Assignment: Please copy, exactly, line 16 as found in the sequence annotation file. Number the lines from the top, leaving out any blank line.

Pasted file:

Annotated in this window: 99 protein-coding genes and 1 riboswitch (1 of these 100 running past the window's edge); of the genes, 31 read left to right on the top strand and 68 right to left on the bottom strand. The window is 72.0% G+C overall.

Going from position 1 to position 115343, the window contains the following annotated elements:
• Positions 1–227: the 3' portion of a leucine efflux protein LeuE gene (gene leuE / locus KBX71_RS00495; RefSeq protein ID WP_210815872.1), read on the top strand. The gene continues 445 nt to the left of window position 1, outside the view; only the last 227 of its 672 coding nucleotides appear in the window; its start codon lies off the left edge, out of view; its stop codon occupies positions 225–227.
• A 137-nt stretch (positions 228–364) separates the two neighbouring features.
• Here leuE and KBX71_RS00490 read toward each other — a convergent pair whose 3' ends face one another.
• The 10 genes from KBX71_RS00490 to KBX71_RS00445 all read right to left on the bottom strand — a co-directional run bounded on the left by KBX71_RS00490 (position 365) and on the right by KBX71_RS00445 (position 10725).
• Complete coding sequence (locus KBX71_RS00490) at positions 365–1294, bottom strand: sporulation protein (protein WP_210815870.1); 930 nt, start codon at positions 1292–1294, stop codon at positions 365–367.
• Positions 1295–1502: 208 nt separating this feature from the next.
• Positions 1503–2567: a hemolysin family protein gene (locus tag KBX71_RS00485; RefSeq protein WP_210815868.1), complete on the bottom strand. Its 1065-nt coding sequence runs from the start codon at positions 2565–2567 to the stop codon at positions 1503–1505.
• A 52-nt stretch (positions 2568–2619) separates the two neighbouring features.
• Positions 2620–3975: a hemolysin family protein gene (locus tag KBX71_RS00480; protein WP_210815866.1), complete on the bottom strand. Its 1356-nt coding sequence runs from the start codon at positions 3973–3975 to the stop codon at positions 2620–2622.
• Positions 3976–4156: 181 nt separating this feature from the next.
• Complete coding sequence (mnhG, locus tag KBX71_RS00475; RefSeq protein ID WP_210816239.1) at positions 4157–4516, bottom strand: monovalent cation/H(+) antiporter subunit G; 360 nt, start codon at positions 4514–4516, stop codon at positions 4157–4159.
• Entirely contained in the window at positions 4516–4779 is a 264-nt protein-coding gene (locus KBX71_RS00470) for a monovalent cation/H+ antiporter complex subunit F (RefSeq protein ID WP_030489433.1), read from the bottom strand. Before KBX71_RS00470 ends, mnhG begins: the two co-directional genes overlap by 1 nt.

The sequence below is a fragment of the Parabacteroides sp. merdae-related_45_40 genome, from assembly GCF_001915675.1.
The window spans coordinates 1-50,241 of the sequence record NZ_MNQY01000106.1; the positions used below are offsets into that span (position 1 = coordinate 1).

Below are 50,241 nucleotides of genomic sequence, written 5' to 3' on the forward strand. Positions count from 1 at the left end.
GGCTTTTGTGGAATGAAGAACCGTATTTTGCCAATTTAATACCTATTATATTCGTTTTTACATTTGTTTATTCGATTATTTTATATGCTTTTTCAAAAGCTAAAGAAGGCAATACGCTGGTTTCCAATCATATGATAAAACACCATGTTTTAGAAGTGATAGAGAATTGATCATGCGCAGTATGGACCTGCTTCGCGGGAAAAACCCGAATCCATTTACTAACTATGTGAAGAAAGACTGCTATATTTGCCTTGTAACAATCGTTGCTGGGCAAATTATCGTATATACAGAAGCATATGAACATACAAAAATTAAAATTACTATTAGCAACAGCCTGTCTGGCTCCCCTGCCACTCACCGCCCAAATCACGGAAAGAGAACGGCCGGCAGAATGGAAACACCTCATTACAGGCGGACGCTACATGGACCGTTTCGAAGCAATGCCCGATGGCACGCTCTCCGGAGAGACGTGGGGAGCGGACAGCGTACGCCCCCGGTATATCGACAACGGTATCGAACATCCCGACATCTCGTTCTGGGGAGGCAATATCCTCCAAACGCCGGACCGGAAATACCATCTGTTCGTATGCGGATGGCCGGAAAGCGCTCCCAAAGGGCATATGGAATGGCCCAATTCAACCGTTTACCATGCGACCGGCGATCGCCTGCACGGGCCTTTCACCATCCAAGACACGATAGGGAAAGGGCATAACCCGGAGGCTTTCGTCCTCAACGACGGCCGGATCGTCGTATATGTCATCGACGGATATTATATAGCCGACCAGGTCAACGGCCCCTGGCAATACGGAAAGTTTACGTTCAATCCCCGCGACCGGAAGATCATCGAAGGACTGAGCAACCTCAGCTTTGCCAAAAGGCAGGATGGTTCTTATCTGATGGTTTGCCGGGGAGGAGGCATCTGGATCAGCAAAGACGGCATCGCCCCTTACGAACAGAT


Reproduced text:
The window spans coordinates 1-50,241 of the sequence record NZ_MNQY01000106.1; the positions used below are offsets into that span (position 1 = coordinate 1).